12 steps leaders can take to support, invest in nursing staff

There are many different initiatives and strategies leaders can implement to better support nursing staff. 

Previously, Anne Dabrow Woods, DNP, RN, a practicing acute care and critical care nurse practitioner at Philadelphia-based Penn Medicine, and the chief nurse of Philadelphia-based Wolters Kluwer's Health Learning, Research and Practice business, discussed with Becker's how agile care models can help support nurse well-being and foster resilience. Implementing agile care models provides flexibility and creates a more conducive environment for optimal care. 

Below are 11 other steps that should be implemented, along with an agile care model, to support nurses, per Dr. Woods.

1. One of the most important things is keeping talent where it is. To do this, nurses have to feel valued. Hospitals should invest in nurses by providing a clear career ladder and growth opportunities so nurses have a chance to move up or move to a new lateral position. Click here for some of Dr. Woods' recruitment and retention strategies.  

2. Lifelong learning should be invested in and promoted by health systems. The healthcare landscape changes quickly, and staff must have continuing education opportunities to understand these changes.  

3. Leaders must be able to recognize burnout and moral distress, which means they should spend time on the floors to witness what is going on in person. 

4. Multiple people should be involved in burnout assessments, including social workers, psychologists and counselors.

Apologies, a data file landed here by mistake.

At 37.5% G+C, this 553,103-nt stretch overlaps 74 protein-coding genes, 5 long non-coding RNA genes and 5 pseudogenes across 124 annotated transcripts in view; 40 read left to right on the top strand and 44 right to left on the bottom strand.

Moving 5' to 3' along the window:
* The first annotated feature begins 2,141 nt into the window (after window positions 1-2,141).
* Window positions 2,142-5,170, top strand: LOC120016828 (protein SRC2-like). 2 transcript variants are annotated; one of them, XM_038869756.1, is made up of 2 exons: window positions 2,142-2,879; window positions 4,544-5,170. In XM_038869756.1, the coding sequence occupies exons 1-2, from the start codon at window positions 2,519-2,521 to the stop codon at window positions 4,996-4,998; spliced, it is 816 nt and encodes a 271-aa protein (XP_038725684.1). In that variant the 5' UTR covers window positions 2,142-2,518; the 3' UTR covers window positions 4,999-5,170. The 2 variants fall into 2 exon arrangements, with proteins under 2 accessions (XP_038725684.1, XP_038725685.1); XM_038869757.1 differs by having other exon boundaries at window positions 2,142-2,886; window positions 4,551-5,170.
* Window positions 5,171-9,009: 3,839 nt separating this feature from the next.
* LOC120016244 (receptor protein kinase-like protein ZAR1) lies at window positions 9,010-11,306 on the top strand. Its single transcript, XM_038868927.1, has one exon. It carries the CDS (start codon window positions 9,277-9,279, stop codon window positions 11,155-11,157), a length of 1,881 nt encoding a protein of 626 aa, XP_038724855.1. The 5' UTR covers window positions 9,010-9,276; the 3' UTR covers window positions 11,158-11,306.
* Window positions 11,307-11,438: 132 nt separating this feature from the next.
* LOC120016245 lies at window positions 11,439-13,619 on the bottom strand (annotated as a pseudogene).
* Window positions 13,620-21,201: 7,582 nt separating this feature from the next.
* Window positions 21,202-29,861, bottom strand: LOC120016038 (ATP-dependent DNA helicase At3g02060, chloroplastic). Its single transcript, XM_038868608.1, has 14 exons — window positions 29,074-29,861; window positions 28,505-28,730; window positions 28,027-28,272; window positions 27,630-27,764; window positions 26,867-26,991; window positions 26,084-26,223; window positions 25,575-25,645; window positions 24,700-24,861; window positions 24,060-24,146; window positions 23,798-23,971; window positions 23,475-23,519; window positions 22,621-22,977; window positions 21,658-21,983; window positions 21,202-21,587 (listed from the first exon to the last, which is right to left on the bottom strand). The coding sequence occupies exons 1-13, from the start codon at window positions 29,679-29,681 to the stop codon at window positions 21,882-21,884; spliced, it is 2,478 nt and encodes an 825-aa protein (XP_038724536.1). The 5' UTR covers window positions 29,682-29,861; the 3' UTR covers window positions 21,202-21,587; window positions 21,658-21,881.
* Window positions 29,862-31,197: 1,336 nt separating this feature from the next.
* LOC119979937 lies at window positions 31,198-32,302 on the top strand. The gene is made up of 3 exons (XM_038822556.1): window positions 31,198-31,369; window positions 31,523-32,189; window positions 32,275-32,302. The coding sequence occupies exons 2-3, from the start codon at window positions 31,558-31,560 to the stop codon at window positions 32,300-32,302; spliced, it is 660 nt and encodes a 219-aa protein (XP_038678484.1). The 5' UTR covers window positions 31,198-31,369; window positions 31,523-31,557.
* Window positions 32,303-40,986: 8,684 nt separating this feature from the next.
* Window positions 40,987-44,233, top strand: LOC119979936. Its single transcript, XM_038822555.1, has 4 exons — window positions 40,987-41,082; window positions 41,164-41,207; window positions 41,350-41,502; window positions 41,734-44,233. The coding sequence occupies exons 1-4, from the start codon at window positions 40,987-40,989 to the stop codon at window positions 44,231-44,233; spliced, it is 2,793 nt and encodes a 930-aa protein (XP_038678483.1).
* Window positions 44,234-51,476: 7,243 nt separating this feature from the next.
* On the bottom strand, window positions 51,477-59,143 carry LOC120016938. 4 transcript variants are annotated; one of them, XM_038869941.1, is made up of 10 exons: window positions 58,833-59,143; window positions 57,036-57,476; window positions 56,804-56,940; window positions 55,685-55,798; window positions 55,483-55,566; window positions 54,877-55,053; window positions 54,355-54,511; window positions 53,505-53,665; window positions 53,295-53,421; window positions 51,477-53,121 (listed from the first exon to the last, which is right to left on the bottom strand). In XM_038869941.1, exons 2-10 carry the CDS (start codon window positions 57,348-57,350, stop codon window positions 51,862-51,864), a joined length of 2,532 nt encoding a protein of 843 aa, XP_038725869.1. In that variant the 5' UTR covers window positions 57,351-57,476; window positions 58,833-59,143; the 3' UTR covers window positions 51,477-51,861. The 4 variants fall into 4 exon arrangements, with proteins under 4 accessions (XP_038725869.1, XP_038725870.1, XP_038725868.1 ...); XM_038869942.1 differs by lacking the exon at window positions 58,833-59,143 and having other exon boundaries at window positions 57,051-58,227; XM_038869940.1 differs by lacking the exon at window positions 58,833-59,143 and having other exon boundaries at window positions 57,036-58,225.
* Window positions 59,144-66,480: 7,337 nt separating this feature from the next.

5. Make sure employee assistance programs are easily accessible and able to be utilized. 

6. Ensure adequate staffing. Agile care models can help with this amid staffing shortages.

7. Make sure staff has time to take breaks, get meals and have access to healthy food options. When nurses can't get off the floor, they often order carry-out food from restaurants. Hospitals should have a cart of food that travels to different floors so nurses feel like they have multiple options.

8. Don't allow staff to be overworked. Working excessive hours increases adverse events. Make sure staff can take time off.  

9. Create time to debrief after traumatic situations. Discuss what went right and what went wrong in the situation, and take time to respect human life lost and the people involved in their care.

10. Give nurses a voice on committees that add new requirements for EHR documentation. Acute care requires an enormous amount of EHR documentation, which takes away from patient care. Leadership should make sure nurses' concerns regarding documentation burden are recognized.  

11. Be proactive instead of reactive. Working to prevent burnout, staffing shortages and other problems before they occur allows nurses to provide optimal patient care and keep the passion of nursing alive.   

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